Handing out vape starter kit vouchers on the NHS could help even the heaviest smokers quit for good, with 42% quitting within a month in a trial scheme.
A study published by the University of East Anglia found that giving a £25 vape-shop voucher to smokers made it much easier to give up smoking tobacco by removing some of the upfront costs and patients anxieties of the change.
The researchers worked in collaboration with GPs in Great Yarmouth as well as with the NHS Stop Smoking Service to trial the scheme, which is now being rolled out across Norfolk due to the trial’s success.
A total of 668 participants who had previously failed to quit smoking were referred to the scheme, with each being offered a voucher which could be redeemed at a participating vape store. Participants were also given advice on which products were right for them, technical and informative advice, as well as access to peer-to-peer support.
Smoking rates have generally declined across the country to less than 15% but are still areas where rates are much higher. Great Yarmouth, an area with high levels of health inequality and deprivation, has a smoking rate of 21%. A rate which rises to 31% amongst adult routine and manual labourers.
Lead researcher and addiction expert Prof Caitlin Notley, from UEA’s Norwich Medical School, said: ‘Research shows that vaping is an effective way of quitting smoking, compared to nicotine replacement therapies like patches and gum. E-cigarettes or vapes are now the most popular way of stopping smoking.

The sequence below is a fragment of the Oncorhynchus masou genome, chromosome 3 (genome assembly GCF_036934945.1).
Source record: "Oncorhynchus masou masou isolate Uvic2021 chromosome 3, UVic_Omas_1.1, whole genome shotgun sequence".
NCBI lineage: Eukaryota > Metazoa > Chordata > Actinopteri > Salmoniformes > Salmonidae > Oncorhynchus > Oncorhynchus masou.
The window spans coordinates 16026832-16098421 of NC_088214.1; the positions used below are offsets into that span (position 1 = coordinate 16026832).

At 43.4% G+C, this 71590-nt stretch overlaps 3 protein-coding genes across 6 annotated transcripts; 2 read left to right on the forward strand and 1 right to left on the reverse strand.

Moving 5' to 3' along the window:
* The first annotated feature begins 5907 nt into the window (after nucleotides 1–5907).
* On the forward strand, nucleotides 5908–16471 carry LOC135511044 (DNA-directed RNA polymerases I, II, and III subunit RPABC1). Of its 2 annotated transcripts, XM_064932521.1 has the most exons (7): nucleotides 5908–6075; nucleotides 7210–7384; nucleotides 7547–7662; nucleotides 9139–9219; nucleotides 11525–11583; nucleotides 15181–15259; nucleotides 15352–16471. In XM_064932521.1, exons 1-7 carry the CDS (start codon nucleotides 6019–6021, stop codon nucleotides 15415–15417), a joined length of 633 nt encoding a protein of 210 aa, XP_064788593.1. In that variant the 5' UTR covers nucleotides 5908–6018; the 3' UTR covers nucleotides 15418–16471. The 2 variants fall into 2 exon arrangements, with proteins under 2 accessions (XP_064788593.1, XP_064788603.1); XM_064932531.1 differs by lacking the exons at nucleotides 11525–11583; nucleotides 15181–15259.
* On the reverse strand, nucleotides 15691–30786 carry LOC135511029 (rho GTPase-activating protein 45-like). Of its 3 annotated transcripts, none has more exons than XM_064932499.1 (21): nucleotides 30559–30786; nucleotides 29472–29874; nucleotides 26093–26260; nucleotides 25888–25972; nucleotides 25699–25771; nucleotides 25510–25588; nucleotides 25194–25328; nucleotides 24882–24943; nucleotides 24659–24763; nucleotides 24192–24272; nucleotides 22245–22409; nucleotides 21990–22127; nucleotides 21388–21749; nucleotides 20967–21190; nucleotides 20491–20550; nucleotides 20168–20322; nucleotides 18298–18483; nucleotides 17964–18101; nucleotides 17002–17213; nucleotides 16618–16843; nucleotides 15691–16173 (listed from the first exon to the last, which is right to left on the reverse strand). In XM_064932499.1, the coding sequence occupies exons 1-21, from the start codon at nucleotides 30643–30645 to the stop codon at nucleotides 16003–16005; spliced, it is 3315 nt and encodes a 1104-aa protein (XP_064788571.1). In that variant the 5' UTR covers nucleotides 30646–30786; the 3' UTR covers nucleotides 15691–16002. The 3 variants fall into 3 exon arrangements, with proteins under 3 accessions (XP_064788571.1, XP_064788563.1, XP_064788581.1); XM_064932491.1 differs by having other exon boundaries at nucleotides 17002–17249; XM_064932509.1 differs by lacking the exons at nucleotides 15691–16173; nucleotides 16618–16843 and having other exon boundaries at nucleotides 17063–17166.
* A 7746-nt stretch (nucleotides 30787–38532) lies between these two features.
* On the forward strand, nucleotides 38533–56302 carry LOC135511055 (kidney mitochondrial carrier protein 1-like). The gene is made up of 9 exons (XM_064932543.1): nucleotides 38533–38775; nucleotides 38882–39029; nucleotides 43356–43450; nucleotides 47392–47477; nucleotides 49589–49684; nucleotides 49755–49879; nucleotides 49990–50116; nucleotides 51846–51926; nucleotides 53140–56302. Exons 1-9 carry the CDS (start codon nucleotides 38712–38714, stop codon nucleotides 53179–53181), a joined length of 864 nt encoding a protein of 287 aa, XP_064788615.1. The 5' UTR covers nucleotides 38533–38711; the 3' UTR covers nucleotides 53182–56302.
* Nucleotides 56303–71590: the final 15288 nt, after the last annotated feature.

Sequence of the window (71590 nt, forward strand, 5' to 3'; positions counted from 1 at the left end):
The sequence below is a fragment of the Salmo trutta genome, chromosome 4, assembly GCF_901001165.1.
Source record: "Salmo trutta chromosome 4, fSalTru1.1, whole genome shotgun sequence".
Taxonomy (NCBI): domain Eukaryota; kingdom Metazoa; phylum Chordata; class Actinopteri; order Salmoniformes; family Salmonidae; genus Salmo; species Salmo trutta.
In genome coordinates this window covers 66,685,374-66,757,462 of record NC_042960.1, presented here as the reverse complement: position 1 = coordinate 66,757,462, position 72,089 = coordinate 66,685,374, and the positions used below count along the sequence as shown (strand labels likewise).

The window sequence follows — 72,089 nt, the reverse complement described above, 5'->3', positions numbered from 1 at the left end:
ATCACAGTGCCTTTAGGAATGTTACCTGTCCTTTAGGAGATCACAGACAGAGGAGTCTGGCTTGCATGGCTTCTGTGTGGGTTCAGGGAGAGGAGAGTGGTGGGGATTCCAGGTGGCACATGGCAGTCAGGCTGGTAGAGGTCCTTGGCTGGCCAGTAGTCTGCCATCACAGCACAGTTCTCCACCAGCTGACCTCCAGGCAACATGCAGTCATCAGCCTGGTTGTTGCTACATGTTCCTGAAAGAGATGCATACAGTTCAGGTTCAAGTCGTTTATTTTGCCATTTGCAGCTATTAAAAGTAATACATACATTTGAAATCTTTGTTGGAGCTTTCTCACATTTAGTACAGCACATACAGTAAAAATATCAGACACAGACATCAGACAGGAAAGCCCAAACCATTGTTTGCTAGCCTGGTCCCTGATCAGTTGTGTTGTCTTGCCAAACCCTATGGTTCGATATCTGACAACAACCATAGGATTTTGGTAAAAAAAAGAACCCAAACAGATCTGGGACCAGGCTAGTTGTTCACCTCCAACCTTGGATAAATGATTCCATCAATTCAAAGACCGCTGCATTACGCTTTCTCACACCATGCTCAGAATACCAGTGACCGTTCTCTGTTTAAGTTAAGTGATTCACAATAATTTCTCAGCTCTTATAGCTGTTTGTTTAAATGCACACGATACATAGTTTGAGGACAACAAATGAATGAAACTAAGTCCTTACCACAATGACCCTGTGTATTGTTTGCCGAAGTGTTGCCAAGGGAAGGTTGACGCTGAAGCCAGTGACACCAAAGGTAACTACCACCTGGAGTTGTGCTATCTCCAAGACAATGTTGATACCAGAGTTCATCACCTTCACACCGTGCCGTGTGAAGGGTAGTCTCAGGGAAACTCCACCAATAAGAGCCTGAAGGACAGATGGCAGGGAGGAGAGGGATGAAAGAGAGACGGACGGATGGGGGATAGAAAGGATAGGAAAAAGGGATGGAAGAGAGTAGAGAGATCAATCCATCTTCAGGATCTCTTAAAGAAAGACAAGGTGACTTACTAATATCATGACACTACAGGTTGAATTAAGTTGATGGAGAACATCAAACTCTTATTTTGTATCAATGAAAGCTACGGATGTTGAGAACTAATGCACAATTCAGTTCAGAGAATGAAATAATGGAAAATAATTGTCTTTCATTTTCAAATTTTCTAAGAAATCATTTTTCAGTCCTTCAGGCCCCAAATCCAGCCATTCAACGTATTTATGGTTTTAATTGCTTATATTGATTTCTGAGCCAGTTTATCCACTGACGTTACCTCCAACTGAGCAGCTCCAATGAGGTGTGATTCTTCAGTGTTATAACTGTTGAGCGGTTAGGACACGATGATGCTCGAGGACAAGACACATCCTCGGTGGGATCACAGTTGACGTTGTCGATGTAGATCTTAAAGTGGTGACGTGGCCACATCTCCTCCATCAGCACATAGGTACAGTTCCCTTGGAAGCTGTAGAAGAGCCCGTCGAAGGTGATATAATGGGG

‘We wanted to see whether GPs giving out vape shop vouchers, alongside support from the stop smoking service, can help smokers quit. We particularly wanted to target vulnerable and disadvantaged smokers who had failed to quit smoking by other means.’
Interviews with scheme participants found that the vape starter kit vouchers, as well as the information sessions, were effective at lowering the barriers to getting started with vaping, especially the upfront costs of buying a vape.
Participants also told researchers that the scheme had allayed concerns about the safety of vaping. In particular, one participant said they had concerns about ‘popcorn lung’, a rare lung condition formally known as bronchiolitis obliterans which has been liked without evidence to vaping. However, the information sessions were able to reassure the participant and remove this particular barrier.
Professor Notley said: ‘This innovative approach saw the NHS local stop smoking service, vape retailers and researchers working together, recognising that other forms of smoking cessation support do not work for everyone.
‘Overall, the project was well received by smokers as it offered an affordable route into vaping. GPs supported the scheme and appreciated being able to offer an alternative to entrenched smokers.’
The team hope that a similar vape starter kit voucher scheme could be rolled out across the UK, to help more people switch from smoking to vaping, and reduce the number of people that still smoke cigarettes.